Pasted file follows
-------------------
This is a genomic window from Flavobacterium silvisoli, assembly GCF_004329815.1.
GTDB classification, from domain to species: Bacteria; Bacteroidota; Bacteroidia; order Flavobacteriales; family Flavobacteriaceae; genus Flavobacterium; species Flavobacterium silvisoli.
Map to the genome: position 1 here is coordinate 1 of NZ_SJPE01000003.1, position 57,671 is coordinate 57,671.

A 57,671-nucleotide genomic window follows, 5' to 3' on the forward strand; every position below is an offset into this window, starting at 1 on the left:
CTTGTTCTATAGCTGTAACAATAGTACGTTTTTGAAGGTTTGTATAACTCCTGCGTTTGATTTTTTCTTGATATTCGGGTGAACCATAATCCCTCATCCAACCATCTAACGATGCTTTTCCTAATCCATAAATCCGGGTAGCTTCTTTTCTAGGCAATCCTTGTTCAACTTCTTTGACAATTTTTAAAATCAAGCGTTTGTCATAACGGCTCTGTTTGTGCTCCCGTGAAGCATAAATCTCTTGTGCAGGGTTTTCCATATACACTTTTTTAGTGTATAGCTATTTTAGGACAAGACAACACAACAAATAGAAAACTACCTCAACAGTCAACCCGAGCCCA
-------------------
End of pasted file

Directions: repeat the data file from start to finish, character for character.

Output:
This is a genomic window from Flavobacterium silvisoli, assembly GCF_004329815.1.
GTDB classification, from domain to species: Bacteria; Bacteroidota; Bacteroidia; order Flavobacteriales; family Flavobacteriaceae; genus Flavobacterium; species Flavobacterium silvisoli.
Map to the genome: position 1 here is coordinate 1 of NZ_SJPE01000003.1, position 57,671 is coordinate 57,671.

A 57,671-nucleotide genomic window follows, 5' to 3' on the forward strand; every position below is an offset into this window, starting at 1 on the left:
CTTGTTCTATAGCTGTAACAATAGTACGTTTTTGAAGGTTTGTATAACTCCTGCGTTTGATTTTTTCTTGATATTCGGGTGAACCATAATCCCTCATCCAACCATCTAACGATGCTTTTCCTAATCCATAAATCCGGGTAGCTTCTTTTCTAGGCAATCCTTGTTCAACTTCTTTGACAATTTTTAAAATCAAGCGTTTGTCATAACGGCTCTGTTTGTGCTCCCGTGAAGCATAAATCTCTTGTGCAGGGTTTTCCATATACACTTTTTTAGTGTATAGCTATTTTAGGACAAGACAACACAACAAATAGAAAACTACCTCAACAGTCAACCCGAGCCCA